Mega Man X has taken its first timid steps into the third dimension with this sequel, the first game in the series released exclusively for the Playstation 2.  Capcom's done a surprisingly good job of making the transition from sprites to polygons, but nevertheless, the game has one major flaw... it's still Mega Man X, with all that that implies.

The new style of artwork has brought with it a fresh new character, the young and cocky Axl.  When the members of his gang of vigilantes suddenly start acting, well, irregular, he wisely chooses to sneak away in the dead of night, eventually crossing paths with veteran Maverick Hunter Zero.  After some initial hesitation, Zero joins forces with Axl and the two work together to bring down the corrupt members of Red Alert.

So where does the title character, Mega Man X, fit into all this?  Well, Axl may be named after a former Guns 'n Roses member, but X is the one who's bitter and out of shape.  He's retired from the Maverick Hunters, but you can convince him to come back once you've rescued enough of the hostages scattered throughout each stage, demonstrating to him the importance of your mission.

With or without X, you'll play Mega Man X7 with a team of two characters, selected at the beginning of each stage.  One character serves as an anchor, and the other one can be brought in when his abilities are better suited to the terrain, or when the first hero is dangerously weak.  It's a brilliant addition, lessening the difficulty of what has historically been an extremely challenging game.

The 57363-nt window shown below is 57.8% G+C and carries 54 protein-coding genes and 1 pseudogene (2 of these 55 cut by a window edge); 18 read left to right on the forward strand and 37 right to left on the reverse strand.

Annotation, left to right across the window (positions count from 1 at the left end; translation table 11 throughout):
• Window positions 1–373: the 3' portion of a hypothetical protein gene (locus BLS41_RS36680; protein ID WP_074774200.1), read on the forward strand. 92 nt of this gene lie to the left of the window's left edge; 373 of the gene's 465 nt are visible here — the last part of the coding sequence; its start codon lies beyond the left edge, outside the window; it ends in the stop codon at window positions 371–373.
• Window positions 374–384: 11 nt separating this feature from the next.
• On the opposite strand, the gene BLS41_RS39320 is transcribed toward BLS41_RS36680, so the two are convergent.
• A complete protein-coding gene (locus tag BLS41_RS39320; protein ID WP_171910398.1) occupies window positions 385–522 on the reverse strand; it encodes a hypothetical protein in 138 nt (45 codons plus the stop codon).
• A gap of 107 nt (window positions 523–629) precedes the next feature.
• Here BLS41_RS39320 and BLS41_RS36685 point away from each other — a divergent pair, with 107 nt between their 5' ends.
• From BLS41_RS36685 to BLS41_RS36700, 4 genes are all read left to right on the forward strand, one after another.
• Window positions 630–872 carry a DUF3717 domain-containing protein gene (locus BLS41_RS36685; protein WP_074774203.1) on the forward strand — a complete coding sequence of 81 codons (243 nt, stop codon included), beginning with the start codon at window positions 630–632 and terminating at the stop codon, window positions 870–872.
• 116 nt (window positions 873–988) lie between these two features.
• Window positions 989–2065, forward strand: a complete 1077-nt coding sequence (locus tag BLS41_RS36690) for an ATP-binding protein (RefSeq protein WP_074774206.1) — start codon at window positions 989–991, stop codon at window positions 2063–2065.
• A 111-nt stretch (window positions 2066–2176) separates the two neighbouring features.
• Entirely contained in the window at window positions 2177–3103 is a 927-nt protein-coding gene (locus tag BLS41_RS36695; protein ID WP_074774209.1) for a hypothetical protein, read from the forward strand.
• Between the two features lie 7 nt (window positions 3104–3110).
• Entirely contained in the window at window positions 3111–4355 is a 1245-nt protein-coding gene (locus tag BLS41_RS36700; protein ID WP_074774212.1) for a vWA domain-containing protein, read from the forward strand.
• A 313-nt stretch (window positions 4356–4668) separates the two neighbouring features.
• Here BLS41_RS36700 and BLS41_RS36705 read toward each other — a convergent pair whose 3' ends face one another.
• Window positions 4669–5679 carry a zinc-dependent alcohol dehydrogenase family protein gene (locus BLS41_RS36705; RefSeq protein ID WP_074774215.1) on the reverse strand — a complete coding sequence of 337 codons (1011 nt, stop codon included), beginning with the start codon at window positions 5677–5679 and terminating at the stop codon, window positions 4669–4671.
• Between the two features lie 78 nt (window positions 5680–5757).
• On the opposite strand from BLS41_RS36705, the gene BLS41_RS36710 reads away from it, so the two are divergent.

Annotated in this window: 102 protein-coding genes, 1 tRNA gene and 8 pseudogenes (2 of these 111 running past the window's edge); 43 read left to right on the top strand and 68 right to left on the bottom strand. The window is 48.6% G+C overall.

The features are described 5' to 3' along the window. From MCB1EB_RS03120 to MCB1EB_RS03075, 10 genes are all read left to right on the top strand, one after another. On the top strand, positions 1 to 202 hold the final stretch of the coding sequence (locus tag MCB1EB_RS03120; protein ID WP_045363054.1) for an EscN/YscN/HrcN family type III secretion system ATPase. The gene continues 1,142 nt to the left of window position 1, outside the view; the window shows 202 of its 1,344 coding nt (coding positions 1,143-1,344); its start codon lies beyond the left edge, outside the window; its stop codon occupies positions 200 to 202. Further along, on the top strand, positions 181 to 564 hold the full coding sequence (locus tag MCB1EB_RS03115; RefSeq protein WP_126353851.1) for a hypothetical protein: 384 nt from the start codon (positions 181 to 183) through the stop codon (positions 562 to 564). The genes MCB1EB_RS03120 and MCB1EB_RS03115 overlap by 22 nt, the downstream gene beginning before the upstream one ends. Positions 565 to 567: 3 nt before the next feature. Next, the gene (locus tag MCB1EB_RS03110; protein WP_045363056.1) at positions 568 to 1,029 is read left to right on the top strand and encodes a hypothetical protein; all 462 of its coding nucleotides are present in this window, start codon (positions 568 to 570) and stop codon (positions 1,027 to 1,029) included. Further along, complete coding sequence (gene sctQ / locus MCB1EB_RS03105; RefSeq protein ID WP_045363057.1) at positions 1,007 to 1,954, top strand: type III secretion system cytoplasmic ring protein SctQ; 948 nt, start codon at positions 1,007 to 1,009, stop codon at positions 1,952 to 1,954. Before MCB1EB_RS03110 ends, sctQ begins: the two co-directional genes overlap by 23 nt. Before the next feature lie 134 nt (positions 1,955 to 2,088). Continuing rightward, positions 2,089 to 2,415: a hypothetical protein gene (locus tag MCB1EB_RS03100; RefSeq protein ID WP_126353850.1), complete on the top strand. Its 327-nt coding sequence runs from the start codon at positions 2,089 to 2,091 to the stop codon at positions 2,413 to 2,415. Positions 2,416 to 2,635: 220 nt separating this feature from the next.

True to its heritage, Mega Man X7 is pretty darned tough.  It'll take several tries just to finish the first round, and it takes even longer to adapt to the three dimensional playfields and Axl's unique abilities.  Many of the stages feature both side-scrolling action and slightly less linear 3D gameplay.  The 3D scenes are difficult for all the usual reasons- frustrating camera angles and confusing depth perception- but the side-view sequences can be tricky as well.  Sometimes enemies appear over the horizon and attack you from a distance... even with Axl and X's auto-targeting, it can be tough to hit these renegade Reploids, and if they happen to drop items after you've beaten them, the much-needed energy boosts fall out of your reach rather than into your hands.

The boss battles can be especially aggravating thanks to the polygonal levels.  Only one of the Maverick fights takes place in a traditional side-scrolling environment.  You'll fight the rest of the Red Alert gang in large 3D arenas, which make it difficult to target your adversary and dodge his attacks.  The most frustrating of these fights is against Snipe Anteater, who spends most of his time hiding behind a glowing cylinder while launching explosive army ants and guided missiles at you.  You can't reach him from behind that cylinder, but he'll continue to throw everything he's got at you, making the battle extremely unfair unless you've got the right weapon to even the odds.